On 27 August 1904 Joyce sang on stage with John McCormack.
The concert took place on the Saturday evening at the end of Horse Show week, and Joyce shared the stage with John McCormack, JC Doyle, Máire nic Shiubhlaigh and others.
John McCormack had arrived back in Ireland earlier in 1904 after a year’s study in Italy, his prize for winning the gold medal at the Feis Ceoil in 1903. JC Doyle was a baritone who had won a Feis Ceoil singing competition in 1899, and Máire nic Shiubhlaigh was one of the founders of the Irish National Theatre Society and a well-known actress.
Joyce had been rehearsing all week, and had tried out some of his programme in a concert on 22 August. While rehearsing one morning with his accompanist, Eileen Reidy, her mother offered him some refreshment, and Joyce declared he’d like a whiskey! Despite all his preparation, Joyce told Nora that he would be nervous on the night of the concert. The day before the concert, he sent her two tickets, but he was not going to accompany her himself: Joyce’s friend, Vincent Cosgrave, would take her instead.
The concert took place on the last day of Horse Show week, an extremely busy week in Dublin, and the performers played to a full house. The concert was organised by ‘revivalists’ and was accompanied by an exhibition of Irish industries. The artistes were advertised as Agnes Treacy, Olive Barry, Madame Hall, Máire Nic Shiubhlaigh, JC Doyle, James Joyce and John McCormack, and the orchestra (presumably the Exhibition Spring Band) was to be conducted by Eileen Reidy.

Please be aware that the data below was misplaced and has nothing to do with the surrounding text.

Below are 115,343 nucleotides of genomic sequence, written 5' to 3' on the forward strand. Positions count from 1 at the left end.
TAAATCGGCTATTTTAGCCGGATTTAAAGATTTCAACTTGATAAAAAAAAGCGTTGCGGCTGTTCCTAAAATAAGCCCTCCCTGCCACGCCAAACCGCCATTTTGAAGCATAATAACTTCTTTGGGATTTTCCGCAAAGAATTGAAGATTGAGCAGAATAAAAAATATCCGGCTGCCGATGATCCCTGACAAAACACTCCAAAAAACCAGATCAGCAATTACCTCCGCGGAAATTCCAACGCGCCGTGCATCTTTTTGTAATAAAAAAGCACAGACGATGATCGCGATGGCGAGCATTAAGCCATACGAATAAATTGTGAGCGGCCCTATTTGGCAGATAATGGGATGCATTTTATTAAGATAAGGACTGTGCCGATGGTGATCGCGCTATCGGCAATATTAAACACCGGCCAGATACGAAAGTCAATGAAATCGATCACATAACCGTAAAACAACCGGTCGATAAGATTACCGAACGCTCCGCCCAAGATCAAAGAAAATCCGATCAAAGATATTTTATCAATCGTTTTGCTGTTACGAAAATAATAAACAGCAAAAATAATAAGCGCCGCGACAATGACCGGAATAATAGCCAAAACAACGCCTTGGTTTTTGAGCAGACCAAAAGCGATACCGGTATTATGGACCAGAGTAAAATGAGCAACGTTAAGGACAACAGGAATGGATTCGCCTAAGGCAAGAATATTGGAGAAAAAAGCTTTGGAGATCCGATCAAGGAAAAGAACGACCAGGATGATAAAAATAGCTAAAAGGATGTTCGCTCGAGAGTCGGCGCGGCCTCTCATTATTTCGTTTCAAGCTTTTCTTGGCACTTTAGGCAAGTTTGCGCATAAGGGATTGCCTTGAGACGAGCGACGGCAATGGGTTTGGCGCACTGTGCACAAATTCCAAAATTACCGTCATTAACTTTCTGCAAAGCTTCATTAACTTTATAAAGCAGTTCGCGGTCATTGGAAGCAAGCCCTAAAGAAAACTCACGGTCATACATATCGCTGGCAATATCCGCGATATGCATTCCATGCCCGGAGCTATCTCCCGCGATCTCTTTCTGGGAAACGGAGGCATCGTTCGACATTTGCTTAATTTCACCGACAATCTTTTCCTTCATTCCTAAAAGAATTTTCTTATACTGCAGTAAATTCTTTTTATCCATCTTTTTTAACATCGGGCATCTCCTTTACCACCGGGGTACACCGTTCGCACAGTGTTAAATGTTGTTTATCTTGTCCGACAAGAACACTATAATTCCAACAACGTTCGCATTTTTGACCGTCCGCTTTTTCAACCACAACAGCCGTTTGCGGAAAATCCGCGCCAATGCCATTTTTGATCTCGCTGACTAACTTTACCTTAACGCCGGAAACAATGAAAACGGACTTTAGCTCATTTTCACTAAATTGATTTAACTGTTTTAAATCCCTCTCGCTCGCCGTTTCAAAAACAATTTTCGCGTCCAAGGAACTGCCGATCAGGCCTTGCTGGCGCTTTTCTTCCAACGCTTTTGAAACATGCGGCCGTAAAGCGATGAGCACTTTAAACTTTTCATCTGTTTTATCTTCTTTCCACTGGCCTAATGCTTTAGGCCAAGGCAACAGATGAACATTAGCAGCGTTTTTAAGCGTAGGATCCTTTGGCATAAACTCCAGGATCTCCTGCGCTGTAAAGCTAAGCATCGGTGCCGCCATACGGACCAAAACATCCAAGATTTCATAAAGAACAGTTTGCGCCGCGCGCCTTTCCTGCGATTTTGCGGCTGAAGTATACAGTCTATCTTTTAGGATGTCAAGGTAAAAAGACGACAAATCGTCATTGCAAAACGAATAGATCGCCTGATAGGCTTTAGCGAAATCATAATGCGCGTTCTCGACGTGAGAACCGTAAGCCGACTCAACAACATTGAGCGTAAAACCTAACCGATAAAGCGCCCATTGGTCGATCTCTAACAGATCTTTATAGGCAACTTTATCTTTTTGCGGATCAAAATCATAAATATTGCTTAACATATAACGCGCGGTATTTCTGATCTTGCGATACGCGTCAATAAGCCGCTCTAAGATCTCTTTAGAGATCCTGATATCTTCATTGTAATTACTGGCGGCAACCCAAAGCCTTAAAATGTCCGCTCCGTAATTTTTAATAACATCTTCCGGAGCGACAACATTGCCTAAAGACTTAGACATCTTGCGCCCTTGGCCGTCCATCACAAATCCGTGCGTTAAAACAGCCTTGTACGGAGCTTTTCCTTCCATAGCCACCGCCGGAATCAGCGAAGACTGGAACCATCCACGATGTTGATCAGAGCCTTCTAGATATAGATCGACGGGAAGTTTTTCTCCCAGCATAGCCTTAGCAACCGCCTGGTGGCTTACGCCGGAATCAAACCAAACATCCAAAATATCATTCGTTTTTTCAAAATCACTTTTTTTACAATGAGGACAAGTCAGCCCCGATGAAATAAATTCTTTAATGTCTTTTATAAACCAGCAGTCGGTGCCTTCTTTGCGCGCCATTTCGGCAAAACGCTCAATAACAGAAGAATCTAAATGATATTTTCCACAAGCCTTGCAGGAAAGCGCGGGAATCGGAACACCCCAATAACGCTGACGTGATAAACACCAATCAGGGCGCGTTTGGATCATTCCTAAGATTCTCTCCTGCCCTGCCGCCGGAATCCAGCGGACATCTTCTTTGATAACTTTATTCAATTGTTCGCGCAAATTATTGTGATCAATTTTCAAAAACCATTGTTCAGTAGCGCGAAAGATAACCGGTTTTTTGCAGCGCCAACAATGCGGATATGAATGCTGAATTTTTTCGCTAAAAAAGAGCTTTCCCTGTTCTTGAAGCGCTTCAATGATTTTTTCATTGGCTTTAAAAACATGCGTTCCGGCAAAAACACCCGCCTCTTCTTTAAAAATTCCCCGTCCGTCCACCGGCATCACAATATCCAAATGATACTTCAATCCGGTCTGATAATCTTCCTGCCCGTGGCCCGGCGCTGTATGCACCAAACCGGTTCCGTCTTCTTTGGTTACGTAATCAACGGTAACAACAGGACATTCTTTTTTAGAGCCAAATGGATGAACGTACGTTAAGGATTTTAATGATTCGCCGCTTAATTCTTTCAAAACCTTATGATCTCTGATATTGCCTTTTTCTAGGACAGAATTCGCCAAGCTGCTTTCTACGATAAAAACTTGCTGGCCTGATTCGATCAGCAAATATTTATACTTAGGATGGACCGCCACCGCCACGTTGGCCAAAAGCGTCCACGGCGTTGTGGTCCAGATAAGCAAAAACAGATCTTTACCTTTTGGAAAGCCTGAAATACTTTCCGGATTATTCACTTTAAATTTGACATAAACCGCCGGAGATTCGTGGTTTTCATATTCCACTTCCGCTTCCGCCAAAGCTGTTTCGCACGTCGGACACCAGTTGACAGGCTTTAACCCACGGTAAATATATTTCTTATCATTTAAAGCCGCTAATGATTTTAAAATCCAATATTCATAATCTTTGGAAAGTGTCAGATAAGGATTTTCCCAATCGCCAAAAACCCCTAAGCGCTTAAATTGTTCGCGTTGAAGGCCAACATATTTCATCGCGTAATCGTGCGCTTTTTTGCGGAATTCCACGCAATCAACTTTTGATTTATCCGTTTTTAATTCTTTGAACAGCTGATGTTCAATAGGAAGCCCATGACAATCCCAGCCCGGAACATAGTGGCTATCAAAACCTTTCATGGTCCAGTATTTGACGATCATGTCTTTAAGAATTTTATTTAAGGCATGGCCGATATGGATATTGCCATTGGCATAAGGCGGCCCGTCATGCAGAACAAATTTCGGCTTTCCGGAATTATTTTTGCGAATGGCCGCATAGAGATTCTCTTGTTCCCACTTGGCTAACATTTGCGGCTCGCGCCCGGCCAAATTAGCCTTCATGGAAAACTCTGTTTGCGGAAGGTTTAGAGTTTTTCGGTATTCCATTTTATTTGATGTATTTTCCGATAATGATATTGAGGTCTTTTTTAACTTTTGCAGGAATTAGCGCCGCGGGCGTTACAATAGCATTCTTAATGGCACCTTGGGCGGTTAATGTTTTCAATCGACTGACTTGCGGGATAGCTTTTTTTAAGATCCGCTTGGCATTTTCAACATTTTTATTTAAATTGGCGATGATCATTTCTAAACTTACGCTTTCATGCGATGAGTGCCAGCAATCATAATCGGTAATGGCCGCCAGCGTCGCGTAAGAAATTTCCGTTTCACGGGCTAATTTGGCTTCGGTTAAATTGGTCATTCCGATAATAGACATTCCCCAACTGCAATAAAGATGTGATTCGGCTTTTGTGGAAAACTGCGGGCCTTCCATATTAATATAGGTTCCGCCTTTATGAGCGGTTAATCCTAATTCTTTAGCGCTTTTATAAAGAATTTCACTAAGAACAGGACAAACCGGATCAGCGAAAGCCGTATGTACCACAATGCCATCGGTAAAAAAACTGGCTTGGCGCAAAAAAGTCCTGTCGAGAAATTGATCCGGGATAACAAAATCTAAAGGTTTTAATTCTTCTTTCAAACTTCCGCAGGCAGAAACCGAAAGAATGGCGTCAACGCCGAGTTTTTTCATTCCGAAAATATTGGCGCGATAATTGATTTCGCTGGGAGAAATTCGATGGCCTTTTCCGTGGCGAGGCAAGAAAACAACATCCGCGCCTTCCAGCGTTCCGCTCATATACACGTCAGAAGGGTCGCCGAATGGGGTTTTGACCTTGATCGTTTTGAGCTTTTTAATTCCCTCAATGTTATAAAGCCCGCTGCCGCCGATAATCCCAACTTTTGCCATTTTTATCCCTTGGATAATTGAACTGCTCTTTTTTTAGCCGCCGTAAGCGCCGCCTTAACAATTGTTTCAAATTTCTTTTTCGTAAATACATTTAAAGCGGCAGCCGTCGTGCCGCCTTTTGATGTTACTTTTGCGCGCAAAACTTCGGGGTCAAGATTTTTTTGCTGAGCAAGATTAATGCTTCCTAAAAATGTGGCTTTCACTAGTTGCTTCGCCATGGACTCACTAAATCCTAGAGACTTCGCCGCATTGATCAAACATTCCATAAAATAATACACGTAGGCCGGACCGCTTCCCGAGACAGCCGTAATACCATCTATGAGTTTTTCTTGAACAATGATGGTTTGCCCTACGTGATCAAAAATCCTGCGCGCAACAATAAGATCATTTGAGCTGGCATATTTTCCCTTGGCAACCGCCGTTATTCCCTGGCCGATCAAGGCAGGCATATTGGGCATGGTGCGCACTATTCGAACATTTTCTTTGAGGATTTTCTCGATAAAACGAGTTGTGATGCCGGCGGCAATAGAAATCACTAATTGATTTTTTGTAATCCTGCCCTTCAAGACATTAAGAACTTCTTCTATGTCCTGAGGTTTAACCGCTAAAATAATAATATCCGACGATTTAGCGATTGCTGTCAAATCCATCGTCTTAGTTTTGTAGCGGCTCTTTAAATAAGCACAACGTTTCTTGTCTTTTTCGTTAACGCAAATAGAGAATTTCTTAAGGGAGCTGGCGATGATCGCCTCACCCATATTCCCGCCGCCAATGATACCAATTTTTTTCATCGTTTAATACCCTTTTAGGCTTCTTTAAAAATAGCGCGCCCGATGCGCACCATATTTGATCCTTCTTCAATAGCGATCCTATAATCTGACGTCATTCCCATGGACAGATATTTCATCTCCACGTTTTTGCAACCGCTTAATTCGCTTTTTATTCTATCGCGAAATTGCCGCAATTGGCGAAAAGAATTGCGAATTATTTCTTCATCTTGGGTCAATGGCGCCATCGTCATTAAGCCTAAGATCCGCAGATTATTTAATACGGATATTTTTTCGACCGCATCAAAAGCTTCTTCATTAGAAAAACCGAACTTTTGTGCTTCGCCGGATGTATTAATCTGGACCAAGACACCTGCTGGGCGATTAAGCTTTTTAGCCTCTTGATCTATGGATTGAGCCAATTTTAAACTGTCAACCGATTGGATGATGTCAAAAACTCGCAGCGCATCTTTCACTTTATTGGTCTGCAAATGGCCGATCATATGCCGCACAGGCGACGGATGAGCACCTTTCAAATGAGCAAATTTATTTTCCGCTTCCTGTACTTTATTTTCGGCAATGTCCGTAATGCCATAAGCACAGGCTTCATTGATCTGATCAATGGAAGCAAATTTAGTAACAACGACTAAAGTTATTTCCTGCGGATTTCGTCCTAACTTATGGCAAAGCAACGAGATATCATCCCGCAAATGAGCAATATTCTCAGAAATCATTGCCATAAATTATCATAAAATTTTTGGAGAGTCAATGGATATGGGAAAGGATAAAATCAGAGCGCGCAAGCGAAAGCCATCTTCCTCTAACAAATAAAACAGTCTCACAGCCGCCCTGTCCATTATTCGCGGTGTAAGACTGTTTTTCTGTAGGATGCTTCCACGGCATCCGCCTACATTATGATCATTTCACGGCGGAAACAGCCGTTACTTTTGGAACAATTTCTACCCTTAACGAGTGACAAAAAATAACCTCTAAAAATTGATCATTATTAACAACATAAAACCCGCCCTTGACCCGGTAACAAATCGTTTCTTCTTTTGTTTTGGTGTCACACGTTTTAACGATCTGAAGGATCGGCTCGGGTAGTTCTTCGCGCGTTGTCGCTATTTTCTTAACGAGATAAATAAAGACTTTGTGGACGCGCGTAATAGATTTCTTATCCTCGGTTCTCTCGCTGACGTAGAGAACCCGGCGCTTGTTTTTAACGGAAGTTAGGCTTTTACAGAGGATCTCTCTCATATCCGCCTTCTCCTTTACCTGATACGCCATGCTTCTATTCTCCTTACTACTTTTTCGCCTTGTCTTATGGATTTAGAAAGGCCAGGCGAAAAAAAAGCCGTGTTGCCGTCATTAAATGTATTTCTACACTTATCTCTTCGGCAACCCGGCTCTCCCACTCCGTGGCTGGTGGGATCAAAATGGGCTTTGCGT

The concert was due to start at 8 o’clock but, as Joseph Holloway noted in his account of the evening, it got off to a late start, and there was another long pause after the first item that made the audience restless. To add to the problems, Eileen Reidy left early in the evening, and her substitute was so incompetent that Joyce ended up accompanying himself in his songs.
Joyce sang ‘The Croppy Boy,’ ‘In Her Simplicity,’ and ‘Down by the Salley Gardens,’ and followed with ‘My Love She was Born in the North Countree’ as an encore. According to Holloway, ‘Mr Joyce possesses a light tenor voice, which he is inclined to force on the high notes but sings with artistic emotionalism. One of his selections, “Down by the Salley Gardens,” suited his method best…’ The Freeman’s Journal reviewer commented that Joyce, ‘the possessor of a sweet tenor voice, sang charmingly “The Salley Gardens,” and gave a pathetic rendering of “The Croppy Boy.”’
The concert, in particular the disappearance of Miss Reidy early in the evening, gave Joyce material for the story ‘A Mother.’
Sources & Further Reading:
Curran, Constantine: James Joyce Remembered, Oxford: Oxford University Press, 1968.
Ellmann, Richard: James Joyce – new and revised edition, Oxford: Oxford University Press, 1982.
Joyce, James: Letters of James Joyce, vol. II, edited by Richard Ellmann, London: Faber & Faber, 1966.
Maddox, Brenda: Nora – A Biography of Nora Joyce, London: Hamish Hamilton, 1988.